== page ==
Union calls for action after ambulance officer attacked

MORE than 200 ambulance officers in Queensland have been attacked on the job with the latest attack occurring on the Sunshine Coast on the weekend.

Ambulance officers' union, United Voice has called on the government to tackle the growing problem of assaults.

The call comes after a paramedic was kicked by a patient on the Sunshine Coast while she was responding to a call over the weekend.

Figures obtained by the union through the Right to Information process show between June 2013 and June 2014, there were 207 reported attacks on members of Queensland Ambulance Service.

Peter Griffey is an ambulance officer on the Sunshine Coast and a United Voice delegate. He said no one should be put in danger while they are at work, especially emergency service workers.

"Unfortunately, we've seen the number of assaults increase every year. Of the 207 reported attacks between June 2013 and June 2014, 160 of these were deliberate physical assaults," said Mr Griffey.

"These stats only look at reported cases and we know there are a lot more unreported incidents. These are worrying figures and we believe more needs to be done to reduce the number of assaults on ambulance officers."

The figures show from June 2011 to 2012, there were 199 reported attacks and the number has increased every year with 204 the following year and 207 this year.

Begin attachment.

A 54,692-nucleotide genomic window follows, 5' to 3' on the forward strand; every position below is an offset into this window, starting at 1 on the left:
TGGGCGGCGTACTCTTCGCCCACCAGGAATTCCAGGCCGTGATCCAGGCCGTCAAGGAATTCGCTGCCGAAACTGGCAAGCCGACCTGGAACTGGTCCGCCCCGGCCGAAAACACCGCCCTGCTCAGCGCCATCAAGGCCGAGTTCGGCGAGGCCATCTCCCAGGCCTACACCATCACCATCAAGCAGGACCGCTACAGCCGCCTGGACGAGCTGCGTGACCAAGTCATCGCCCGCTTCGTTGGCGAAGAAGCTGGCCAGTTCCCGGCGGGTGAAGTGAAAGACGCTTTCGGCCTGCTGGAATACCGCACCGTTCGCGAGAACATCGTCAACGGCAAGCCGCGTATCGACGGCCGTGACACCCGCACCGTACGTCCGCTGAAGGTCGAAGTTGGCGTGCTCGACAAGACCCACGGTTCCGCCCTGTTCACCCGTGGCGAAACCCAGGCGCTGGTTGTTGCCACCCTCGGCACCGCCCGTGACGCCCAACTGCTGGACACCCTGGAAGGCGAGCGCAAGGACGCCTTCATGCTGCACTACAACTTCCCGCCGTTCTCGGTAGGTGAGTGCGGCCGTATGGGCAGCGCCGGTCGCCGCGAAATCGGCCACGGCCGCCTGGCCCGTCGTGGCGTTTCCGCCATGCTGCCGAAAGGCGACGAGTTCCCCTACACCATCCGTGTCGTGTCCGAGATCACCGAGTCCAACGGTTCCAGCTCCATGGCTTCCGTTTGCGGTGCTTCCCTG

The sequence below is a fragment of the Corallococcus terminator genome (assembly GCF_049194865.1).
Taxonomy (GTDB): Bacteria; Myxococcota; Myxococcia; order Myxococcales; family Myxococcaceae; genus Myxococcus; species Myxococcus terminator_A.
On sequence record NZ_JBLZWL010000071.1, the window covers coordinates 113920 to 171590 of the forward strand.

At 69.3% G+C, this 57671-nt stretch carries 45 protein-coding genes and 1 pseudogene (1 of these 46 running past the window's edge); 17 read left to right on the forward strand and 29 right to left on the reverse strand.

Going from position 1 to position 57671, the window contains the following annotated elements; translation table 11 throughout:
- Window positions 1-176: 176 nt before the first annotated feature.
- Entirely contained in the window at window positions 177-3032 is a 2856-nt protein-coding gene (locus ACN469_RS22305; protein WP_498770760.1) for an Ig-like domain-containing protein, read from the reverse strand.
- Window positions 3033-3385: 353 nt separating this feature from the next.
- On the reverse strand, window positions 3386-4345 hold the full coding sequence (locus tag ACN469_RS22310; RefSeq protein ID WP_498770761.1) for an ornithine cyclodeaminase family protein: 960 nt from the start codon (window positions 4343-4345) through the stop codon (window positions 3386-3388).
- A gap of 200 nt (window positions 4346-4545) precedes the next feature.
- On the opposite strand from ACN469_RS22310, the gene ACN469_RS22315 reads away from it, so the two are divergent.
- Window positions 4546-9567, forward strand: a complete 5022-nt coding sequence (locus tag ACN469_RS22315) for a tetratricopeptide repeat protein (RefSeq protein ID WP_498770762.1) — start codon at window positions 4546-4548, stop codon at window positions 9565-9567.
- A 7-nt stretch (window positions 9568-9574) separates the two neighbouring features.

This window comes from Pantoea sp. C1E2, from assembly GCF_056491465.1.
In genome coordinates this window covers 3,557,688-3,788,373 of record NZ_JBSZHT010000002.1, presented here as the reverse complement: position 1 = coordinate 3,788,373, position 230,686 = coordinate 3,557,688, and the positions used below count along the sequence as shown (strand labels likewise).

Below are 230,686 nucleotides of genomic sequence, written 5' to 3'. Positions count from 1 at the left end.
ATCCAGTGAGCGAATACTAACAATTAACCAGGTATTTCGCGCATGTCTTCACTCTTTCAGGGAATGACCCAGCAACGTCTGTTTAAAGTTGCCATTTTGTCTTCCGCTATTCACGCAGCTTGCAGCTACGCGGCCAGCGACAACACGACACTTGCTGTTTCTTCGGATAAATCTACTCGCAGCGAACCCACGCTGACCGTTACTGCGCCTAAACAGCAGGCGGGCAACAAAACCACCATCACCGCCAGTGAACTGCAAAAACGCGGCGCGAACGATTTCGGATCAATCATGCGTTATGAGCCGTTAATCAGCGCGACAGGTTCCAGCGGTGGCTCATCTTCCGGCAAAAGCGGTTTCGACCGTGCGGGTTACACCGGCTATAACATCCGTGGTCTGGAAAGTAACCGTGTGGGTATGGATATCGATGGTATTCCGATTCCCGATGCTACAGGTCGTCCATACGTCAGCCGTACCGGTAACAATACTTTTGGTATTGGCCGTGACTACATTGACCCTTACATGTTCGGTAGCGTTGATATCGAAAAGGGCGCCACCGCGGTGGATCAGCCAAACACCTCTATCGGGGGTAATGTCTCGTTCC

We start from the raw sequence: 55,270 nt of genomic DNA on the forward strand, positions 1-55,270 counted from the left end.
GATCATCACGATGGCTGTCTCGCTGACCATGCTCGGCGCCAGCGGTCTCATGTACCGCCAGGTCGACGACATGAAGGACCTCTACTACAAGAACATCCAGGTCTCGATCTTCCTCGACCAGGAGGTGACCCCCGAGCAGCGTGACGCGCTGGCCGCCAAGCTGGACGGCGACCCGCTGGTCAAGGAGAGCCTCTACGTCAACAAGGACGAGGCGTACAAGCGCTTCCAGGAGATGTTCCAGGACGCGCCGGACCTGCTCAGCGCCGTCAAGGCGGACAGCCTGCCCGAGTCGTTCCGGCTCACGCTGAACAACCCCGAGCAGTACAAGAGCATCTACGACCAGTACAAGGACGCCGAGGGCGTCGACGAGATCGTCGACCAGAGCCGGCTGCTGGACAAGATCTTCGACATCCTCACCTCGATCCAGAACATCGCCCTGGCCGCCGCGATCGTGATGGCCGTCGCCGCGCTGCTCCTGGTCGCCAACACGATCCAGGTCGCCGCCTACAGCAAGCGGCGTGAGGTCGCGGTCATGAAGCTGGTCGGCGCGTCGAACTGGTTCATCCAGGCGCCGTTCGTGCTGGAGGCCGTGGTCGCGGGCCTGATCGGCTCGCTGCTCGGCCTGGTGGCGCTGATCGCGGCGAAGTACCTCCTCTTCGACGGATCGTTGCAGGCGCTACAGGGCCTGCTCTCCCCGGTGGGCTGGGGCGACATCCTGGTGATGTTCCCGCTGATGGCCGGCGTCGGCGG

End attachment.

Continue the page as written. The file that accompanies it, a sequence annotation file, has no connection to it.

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The statistics also show the number of verbal threats against officers has remained over the 30 mark for the last three years with 33 reported instances of verbal attacks between June 2013 and June 2014.

Mr Griffey welcomed the recent announcement of tougher penalties for those who assault health workers, including paramedics but says more needs to be done.

"The government really needs to look at this issue and take action to prevent the number of assaults on emergency service workers," said Mr Griffey.

"The majority of assaults on ambulance officers happen at weekends and late at night when people are intoxicated or under the influence of drugs. The government needs to re-assess licensing hours and tackle the problem at its source".

"At the end of the day, ambulance officers perform an extremely gruelling job in a highly pressurised environment. We shouldn't have to worry about our own safety when we are trying to look out for and help members of the public."



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